The FDA has set itself a new goal: to become the international leader in medical device safety through better use of big data.
The agency pledged to consistently place first among the world’s regulatory agencies in identifying and reacting to device safety issues by transitioning to an active surveillance system built on real-world evidence and by seeking new authority to take faster actions for postmarket safety.
The effort also includes plans for modernizations of the 510(k) review process—with details to be released next week—as well as targeted measures related to devices for women’s health, such as surgical mesh for transvaginal repair.
“We’re evolving beyond our current post-market surveillance system—which is largely passive and relies on device users to report problems to us, sometimes resulting in underreporting,” FDA Commissioner Scott Gottlieb and CDRH Director Jeff Shuren said in an agency statement outlining the first new steps of the plan.
“We’re moving to an active surveillance system that relies on real-world evidence and timely receipt of robust safety information,” they wrote. “We have long recognized the systemic weaknesses of the passive system—a challenge faced by other countries—and we prioritized this area for regulatory reform efforts.”
The moves build upon the FDA’s unique device identification initiative, which tags each device with a code that can be tracked across its distribution and use in patients. Its public database now contains more than 1.5 million records, the agency said, to help it link adverse event reports with specific devices.
“We believe that including the device identifier in electronic data more broadly, including in insurance claims, will advance FDA’s efforts to leverage real-world data to support the development of more effective post-market surveillance tools,” Gottlieb and Shuren wrote.
In addition, the agency is committing new resources to rapidly enable its National Evaluation System for health Technology, or NEST, for the analysis of real-world data from patient registries, Medicare claims and electronic medical records.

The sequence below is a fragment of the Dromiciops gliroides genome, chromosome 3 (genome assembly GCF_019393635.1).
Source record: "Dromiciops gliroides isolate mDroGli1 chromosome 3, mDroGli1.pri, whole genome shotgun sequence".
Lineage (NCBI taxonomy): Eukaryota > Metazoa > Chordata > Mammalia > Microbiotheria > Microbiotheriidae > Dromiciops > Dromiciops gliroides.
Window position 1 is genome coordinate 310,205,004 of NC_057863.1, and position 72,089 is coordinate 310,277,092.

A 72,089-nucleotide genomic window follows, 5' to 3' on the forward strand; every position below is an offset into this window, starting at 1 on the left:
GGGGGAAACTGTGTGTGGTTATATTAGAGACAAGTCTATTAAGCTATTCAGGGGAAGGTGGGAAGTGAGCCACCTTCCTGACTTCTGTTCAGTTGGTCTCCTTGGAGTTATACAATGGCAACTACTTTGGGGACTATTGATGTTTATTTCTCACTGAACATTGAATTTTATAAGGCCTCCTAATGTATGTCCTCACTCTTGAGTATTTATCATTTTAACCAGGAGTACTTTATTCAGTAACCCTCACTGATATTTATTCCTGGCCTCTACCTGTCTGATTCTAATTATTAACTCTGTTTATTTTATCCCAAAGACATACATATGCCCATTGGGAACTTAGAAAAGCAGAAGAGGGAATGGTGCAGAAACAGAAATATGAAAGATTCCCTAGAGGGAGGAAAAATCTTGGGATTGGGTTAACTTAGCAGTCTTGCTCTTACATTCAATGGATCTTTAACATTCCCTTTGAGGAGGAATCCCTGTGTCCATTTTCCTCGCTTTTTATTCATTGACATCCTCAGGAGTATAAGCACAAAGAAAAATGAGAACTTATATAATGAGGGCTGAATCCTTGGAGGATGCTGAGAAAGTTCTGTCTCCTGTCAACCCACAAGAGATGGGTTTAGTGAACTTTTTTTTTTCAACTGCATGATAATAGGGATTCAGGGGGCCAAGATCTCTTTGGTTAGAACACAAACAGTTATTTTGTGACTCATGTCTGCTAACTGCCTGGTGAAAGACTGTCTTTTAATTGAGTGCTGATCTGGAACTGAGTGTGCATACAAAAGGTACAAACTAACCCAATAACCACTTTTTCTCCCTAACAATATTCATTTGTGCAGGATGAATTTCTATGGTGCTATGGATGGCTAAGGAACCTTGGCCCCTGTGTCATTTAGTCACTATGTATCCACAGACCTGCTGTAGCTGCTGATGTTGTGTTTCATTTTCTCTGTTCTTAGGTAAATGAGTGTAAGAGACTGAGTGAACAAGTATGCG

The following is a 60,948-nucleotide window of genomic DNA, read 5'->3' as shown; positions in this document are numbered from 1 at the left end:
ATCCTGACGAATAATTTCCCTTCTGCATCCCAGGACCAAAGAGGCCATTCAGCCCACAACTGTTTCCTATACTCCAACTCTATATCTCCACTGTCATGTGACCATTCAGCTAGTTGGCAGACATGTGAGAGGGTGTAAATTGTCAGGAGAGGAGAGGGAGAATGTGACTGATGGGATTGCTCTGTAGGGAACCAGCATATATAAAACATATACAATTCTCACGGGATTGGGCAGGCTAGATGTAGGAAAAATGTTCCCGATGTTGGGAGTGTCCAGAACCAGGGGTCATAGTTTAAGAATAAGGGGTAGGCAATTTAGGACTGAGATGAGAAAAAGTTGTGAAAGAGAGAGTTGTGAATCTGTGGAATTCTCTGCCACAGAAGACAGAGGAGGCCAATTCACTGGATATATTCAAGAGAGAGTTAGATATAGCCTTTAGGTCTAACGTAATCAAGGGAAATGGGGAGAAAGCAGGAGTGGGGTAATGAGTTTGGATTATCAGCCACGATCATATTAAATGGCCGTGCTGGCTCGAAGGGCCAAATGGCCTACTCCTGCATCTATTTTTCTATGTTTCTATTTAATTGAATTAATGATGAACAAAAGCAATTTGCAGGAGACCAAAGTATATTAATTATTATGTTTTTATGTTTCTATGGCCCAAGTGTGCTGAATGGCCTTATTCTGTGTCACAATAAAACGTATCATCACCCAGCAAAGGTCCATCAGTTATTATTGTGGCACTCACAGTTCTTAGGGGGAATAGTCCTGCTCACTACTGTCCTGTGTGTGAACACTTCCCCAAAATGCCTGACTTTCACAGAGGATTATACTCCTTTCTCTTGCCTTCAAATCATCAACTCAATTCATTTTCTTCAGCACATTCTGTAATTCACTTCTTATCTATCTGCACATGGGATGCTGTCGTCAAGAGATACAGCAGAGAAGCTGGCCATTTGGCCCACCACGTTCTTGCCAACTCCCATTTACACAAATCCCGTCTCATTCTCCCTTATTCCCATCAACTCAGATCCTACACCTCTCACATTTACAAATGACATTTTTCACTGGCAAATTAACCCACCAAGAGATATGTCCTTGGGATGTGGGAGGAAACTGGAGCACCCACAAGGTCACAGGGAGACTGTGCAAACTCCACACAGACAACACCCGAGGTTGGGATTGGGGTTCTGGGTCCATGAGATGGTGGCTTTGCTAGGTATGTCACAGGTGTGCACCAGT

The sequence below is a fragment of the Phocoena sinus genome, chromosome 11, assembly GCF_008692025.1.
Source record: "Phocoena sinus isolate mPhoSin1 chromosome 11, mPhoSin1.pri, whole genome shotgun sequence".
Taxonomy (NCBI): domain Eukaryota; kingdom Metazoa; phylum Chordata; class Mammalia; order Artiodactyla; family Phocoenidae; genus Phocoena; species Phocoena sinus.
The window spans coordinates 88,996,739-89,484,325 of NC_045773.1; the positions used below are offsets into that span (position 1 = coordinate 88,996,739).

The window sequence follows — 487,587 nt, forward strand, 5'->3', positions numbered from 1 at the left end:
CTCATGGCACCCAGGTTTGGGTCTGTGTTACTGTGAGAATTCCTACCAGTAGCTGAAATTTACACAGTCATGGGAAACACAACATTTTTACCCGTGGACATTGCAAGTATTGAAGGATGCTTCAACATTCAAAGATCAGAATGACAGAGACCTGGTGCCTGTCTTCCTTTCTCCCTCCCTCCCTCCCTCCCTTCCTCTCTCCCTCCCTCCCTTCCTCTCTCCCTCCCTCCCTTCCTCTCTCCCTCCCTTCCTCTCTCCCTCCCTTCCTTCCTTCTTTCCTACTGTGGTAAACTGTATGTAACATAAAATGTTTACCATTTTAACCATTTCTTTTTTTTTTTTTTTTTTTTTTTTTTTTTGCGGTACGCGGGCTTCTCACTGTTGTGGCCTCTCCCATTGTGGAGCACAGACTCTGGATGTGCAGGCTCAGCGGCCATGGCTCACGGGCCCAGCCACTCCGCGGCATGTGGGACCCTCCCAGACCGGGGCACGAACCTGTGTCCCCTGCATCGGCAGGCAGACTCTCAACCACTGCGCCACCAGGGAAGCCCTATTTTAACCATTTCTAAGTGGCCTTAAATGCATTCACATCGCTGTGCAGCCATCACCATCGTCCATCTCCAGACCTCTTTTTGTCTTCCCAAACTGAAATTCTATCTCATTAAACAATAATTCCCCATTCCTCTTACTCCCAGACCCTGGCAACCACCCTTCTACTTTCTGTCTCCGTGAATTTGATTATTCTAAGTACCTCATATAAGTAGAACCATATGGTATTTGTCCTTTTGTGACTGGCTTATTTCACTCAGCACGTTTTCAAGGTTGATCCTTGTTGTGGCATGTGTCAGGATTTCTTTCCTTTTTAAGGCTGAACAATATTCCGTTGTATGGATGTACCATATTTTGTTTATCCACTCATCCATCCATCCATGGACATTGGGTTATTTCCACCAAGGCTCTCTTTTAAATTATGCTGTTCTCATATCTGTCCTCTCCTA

NEST will also provide information to medical device manufacturers developing improvements for their devices, the agency said.
Its independent governing board is run from a public-private coordinating center, dubbed NESTcc, that is comprised of industry and community stakeholders as well as patient and provider representatives. FDA provided the seed funding for NESTcc and secured partial industry funding through the latest iteration of the agency’s user fee legislation.
NESTcc has entered agreements with 12 organizations—representing more than 195 hospitals and nearly 4,000 outpatient clinics with access to more than 495 million patient records—to help build out its data network.
The agency allocated $3 million to NESTcc in September, in addition to the annual funding allocated by the latest user fee agreement. The Trump administration has also requested an additional $46 million for fiscal 2019 to support NEST.
Earlier this month, NESTcc announced eight real-world data demonstration projects, exploring the use of patient registry and claim data in evaluating total joint replacement and spine fusion surgeries, as well as the effectiveness of different tissue closure techniques following surgery.
In women’s health, the FDA has scheduled an advisory committee meeting for February 2019 to discuss surgical mesh intended for transvaginal pelvic organ prolapse repair and to consider additional regulatory actions. Two years ago, the FDA reclassified surgical mesh devices from Class II to Class III, requiring manufacturers to submit them for premarket approval and leaving only three products on the market for the indication.
The agency also pointed to its National Breast Implant Registry launched in September following public concerns that implants may be linked to health conditions such as chronic fatigue, cognitive issues and muscle pain, though the FDA has not yet found evidence of a direct association.
The agency is also continuing to monitor energy-based devices which may be inappropriately marketed for vaginal rejuvenation and symptoms related to menopause, urinary incontinence or sexual function. This past summer, the FDA publicly warned seven manufacturers of its concerns—since then, all seven have made changes to their websites to remove those unapproved claims.